Far be it from me telling you what you ought to be comfortable using, let me just disclaim this by saying I’ve used Word to write 300k documents before. I’ve used Pages. I’ve used StoryMill, and a couple of others. I’m often attracted to the new and shiny, but these apps are my staples. The best thing I can suggest if you’re on the fence for whatever reason is download a trial where possible, and give it a spin. It’s the best way to find out if an app will fit your work habits.[one_sixth centered_text=”true” animation=”Grow In” delay=””]
Yes, You want to join the Cult of Scrivener
If your ideas are fragmented and you think breaking down your plot into manageable chunks is easier to handle than trying to write straight-through, Scrivener’s for you. It allows you to compartmentalize chunks of your plot while breaking down the work so that you can set smaller writing goals for yourself as you construct your story. It lets me keep all my research alongside my manuscript for easy access, and sustains a variety of files from web pages to pictures to have on-hand just in case I need immediate access to them.[/five_sixths_last]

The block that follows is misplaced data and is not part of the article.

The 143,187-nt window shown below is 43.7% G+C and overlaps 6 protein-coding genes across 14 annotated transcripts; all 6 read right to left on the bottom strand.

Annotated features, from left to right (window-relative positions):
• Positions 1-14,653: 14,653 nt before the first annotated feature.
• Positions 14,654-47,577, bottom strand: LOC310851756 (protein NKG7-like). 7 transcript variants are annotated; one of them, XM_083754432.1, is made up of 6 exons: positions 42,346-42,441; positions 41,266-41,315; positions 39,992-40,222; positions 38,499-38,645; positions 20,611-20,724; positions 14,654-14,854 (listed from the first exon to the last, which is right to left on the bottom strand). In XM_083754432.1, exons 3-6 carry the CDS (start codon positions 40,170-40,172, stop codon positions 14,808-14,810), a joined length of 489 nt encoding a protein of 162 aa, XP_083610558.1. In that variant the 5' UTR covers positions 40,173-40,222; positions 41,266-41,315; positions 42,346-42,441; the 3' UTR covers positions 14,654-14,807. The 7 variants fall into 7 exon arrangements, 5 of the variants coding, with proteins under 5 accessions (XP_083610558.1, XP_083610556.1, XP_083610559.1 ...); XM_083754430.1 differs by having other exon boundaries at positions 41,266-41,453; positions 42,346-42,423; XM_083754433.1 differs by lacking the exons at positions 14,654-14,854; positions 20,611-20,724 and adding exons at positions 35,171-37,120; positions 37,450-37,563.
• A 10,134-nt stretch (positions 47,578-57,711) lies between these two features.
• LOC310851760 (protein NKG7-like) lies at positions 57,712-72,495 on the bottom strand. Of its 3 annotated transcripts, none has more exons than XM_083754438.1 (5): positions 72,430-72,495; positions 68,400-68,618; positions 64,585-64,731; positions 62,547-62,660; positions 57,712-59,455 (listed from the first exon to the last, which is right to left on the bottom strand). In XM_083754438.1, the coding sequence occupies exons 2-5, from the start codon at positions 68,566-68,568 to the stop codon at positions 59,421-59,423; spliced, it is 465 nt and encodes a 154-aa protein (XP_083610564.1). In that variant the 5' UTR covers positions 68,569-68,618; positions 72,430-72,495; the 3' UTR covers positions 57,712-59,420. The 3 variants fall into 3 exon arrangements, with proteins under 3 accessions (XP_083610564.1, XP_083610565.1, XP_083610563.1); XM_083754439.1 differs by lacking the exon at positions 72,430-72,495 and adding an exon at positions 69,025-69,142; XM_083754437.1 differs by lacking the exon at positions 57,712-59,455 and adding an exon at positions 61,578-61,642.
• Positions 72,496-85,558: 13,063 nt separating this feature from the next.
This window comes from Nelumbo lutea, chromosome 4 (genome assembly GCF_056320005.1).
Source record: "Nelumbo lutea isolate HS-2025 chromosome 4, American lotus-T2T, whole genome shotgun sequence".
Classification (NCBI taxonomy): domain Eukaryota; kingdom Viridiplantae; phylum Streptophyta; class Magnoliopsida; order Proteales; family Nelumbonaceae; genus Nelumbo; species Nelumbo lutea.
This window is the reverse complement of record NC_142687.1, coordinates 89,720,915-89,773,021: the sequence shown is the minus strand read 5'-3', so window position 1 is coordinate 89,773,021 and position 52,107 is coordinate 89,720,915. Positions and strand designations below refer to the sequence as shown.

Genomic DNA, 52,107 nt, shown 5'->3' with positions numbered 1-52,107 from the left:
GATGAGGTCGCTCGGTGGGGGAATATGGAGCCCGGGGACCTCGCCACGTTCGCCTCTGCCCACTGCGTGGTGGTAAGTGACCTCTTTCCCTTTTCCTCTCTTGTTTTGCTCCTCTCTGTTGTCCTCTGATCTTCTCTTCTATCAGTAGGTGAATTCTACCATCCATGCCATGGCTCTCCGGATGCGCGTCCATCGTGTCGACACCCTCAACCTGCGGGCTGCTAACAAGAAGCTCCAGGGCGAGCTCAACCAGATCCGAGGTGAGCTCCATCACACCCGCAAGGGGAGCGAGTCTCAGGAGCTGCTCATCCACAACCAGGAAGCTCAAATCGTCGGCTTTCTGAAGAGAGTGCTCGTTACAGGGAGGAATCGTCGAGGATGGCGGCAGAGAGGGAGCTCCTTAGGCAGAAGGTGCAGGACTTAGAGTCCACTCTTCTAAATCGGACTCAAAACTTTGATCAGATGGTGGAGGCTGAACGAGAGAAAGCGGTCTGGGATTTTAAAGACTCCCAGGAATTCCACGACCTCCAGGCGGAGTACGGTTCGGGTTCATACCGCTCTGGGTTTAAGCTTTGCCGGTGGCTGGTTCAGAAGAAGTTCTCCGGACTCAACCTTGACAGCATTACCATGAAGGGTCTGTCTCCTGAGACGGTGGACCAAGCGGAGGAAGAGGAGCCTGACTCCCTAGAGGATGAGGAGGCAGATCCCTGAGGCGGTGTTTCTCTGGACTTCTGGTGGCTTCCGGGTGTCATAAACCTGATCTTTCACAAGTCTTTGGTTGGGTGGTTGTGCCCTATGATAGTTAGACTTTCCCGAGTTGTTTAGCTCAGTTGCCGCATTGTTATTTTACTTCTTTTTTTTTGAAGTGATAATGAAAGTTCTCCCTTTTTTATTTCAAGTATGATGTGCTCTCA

Some Key Features:
- Snapshots let you create multiple iterations of a scene, so you can always go back to a previous version and compare for differences in the text
- Create custom fields to track characters’ points of view, settings, or parts of the narrative that you might want to revise later
- Add keywords to your documents to follow up on for revision
- Corkboard lets you slam down plot points and rearrange them before, during, and after writing
- Create Alternative Scenes right in the manuscript and label them so you can mix it up later
- Identify which stage of revision you’re in (First Draft, Second, Third, etc.) and create custom classifications in case you need something different
- Set word count goals for the overall manuscript, chapter, or scene by scene. Then proceed to smash them.
- Show off to your writer friends when the little progress bar goes green using Scrivener’s Twitter integration
The Wake the Dead “Rig”: